Open Source Icons
Here are some consistent families of general user interface icons. While there are thousands of free icons available from many venues (check out via search engines), there are fewer that have sufficient diversity and scope to encompass most user interface needs. Since it is noticeably jarring to mix icon styles in the same interface (or, at least to do so indiscriminantly), it is important to have a consistent design image.
Here are the candidate choices we have found. Some are provided in either multiple size formats or in vector (generally, SVG), formats:
- The Silk icons from famfamfam is a set of over 700 16-by-16 pixel icons in PNG format (144 of which are also available as GIF mini-icons, see below). This is the standard open source set used as the basis for Pastel (see below), which is used in the various OSF-Drupal tools. There are also other free icons from this site
- Tango is an icon library that contains a basic set of icons for the most common usage. They come in 16x16 and 22x22 sizes, and some are scalable (vector). There are also a variety of extensions for specific purposes
- Pastel SVG is an icon set based on the Silk icons noted above from FamFamFam.com. Pastel uses the same style, but comes in the sizes of 16, 24, 32, 48, 64, 72, 96, 128 or 256 pixels square; a sampling is shown below
Pastel is the standard icon set chosen for OSF-Drupal tools.
- The Fugue icons by Yusuke Kamiyamane is the largest set available, and contains 3000 individual icons in 16x16 PNG format. Here is a sampling:
Alternatively, there is a smaller set of 400 icons called Diagona also available from the same designer
- Nuvola is a set of 600 icons in either PNG or SVG format from David Vignoni (Icon King). The PNG come in standard sizes of 16, 22, 32, 48, 64 or 128 pixels square. Here is a sampling:
Vignoni also has an alternative set of icons with a similar feel called Oxygen.
- The Crystal set of more than 1300 icons is organized into six different sizes, and is divided into the categories of actions, apps, files systems, devices and mime types. Here is a sampling:
See also the icon sets used within Wikipedia itself.
Lastly, and perhaps most usefully, peruse the 750+ icon sets on Icon Finder.
With the emergence of Web 2.0 and locational services, particularly the open API and "thumbtack" aspect of Google Maps, a new category of map markers for web mapping has emerged. This category is still new enough that a set terminology has not yet developed. Among other terms, here are some of the ways that these locational markers on maps have been described:
- Places of interest (POIs)
- Points of interest (POIs)
- Location markers
- Map pointers.
Here are some of the consolidated sources of open source markers now available:
- This is a sampling of 120 markers or so available within the Google MyMaps API (see further this link with shadows and this full listing). All have matching shadows useful for conveying a 3D feeling:
- Map Icons Collection is a set of more than 1000 free icons to use as placemarks for POI locations on maps (originally designed for the Google Maps API). Most of these icon markers are square in aspect with a pointer, and are organized by color-coordinated categories such as numbers, cinemas, hotels, banks, etc. Here is a sampling:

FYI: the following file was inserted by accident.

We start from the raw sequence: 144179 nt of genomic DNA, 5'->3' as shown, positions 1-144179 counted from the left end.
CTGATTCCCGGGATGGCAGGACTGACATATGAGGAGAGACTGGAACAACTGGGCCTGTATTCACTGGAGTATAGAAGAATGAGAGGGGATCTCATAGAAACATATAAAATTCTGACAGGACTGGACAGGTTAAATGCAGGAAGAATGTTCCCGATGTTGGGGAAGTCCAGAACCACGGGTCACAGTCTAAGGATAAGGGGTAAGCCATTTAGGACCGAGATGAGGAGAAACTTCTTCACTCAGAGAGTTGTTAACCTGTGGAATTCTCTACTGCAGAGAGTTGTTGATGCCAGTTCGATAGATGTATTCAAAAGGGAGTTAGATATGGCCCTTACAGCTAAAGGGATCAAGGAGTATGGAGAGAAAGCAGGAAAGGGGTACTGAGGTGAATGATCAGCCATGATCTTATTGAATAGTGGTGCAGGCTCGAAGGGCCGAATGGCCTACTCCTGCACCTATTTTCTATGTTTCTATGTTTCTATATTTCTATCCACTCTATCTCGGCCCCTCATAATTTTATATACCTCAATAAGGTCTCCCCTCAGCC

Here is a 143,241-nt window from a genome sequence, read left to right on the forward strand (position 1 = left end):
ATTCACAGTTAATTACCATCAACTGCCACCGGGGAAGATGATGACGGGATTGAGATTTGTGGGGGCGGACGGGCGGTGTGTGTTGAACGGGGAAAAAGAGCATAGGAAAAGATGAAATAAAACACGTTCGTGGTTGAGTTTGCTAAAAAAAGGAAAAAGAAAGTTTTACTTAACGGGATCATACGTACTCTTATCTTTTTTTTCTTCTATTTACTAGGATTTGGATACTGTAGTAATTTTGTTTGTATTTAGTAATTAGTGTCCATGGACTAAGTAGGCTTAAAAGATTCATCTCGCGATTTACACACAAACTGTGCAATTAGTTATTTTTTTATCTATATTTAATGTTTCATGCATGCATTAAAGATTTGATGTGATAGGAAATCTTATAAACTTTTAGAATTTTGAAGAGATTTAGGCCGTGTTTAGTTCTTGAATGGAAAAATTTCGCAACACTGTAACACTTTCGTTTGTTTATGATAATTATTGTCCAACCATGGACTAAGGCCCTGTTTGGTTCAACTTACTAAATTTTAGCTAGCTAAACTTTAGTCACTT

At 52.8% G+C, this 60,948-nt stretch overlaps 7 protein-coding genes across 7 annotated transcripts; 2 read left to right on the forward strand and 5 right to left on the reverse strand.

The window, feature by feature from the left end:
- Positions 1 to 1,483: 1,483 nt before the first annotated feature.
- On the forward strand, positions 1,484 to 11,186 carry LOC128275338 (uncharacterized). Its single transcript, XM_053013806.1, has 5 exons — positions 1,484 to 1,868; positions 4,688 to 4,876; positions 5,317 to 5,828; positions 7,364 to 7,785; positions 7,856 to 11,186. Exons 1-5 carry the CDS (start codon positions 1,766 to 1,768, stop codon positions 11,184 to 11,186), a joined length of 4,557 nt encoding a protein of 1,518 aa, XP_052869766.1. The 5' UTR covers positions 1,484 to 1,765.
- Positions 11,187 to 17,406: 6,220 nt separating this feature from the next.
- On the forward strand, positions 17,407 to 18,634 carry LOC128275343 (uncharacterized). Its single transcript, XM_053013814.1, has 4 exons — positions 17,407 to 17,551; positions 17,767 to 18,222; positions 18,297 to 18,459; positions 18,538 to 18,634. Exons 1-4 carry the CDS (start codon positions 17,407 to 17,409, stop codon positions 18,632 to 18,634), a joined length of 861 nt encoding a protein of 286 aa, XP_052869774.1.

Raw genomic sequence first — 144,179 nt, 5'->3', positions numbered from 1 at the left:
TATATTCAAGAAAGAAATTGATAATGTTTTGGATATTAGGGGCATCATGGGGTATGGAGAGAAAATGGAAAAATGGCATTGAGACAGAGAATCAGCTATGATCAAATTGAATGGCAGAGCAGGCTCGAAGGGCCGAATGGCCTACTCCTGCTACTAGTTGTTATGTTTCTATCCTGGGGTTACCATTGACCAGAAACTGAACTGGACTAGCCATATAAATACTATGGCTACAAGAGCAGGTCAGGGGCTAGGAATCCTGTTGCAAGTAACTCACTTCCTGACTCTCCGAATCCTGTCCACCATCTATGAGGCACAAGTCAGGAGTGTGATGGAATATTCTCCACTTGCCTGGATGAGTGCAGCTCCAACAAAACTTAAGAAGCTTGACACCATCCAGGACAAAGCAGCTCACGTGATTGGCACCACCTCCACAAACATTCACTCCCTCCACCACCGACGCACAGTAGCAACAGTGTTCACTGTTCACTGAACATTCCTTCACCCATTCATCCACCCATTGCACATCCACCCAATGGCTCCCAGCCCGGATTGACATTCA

- The Maki icon set consists of more than 100 black and white 15x15 map markers
- This listing provides three different colors in the Google Map "teardrop" style for all letters and 99 numbers
- Geosilk is an extension of the standard Silk icon set noted above. It is more applicable to UI icons relating to map functions than to map markers per se
- Green Map contains a set of about 170 monochrome (can be colored differently) POI markers, with an orientation to nature or ecological categories. There are also local extensions
- Map Pins provides 22 alternative map pins and flags:
- 50 monochrome POI and map marker symbols from the US National Park Service (NPS):
- There is a similar (and complementary in design) set of 50 monochrome pedestrian and transportation symbols [from http://www.aiga.org/content.cfm/symbol-signs AIGA] in cooperation with the US Department of Transportation
- Icons from the Brian Quinion Icon Collection are some the largest available; these map icons are an attempt to create a simple consistent set of vector icons suitable for cartographic use. The icons were specifically created for use with Open Street Map data using the Mapnik renderer and as such many of the naming conventions are based on those used for Open Street Map tags. About 300 different icons in a variety of sizes (also in SVG) are available in the areas of Accommodation, Amenity, Barrier, Education, Food, Health, Landuse, Money, Place of Worship, POI, Power, Shopping, Sport, Tourist, Transport and Water. Here is the example for a few of the listings:
Some markers can be created dynamically with the Google Map API. Here are some background articles and links:
- Very useful is the explanation of dynamic markers within the Google Map API
Various other listings, many with icons but perhaps not organized into the same uniform sets, include:
- Map pin search on Icon Finder. Some specific options on Icon Finder are:
- This article was originally posted in M.K. Bergman, 2011. "Noteworthy Icon Libraries for Projects and Web Mapping," in AI3:::Adaptive Innovation blog, March 21, 2011. See http://www.mkbergman.com/952/noteworthy-icon-libraries-for-projects-and-web-mapping/.